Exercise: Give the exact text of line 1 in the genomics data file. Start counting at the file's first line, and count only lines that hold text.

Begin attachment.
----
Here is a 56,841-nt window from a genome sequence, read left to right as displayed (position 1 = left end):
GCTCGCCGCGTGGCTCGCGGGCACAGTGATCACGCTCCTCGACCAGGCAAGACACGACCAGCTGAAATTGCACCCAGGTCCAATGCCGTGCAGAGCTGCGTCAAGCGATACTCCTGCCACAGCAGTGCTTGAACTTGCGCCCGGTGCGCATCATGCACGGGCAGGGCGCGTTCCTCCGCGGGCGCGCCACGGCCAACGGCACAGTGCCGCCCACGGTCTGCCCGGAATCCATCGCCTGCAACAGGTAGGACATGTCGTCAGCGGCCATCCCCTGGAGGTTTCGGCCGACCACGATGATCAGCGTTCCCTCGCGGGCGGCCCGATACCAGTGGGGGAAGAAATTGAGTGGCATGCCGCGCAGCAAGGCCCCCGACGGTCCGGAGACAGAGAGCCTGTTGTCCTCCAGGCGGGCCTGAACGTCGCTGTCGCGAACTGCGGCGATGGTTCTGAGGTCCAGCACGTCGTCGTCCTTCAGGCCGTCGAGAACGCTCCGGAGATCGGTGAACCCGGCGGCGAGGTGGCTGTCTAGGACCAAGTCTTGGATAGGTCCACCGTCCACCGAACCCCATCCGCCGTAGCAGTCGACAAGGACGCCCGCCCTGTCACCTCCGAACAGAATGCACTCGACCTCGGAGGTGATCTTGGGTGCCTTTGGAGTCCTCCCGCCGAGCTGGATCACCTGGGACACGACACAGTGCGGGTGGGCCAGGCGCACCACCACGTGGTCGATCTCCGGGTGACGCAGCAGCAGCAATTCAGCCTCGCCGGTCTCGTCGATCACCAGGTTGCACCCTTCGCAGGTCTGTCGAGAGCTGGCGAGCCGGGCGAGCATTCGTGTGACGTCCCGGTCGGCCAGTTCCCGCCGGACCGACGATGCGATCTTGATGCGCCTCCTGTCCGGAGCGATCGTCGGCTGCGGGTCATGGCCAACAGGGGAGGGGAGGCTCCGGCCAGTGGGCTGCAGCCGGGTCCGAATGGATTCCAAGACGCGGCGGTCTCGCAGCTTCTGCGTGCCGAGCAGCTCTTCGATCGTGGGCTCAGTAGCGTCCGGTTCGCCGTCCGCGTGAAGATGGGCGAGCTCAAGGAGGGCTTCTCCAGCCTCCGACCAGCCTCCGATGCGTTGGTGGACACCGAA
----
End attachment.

Here is a 56,841-nt window from a genome sequence, read left to right as displayed (position 1 = left end):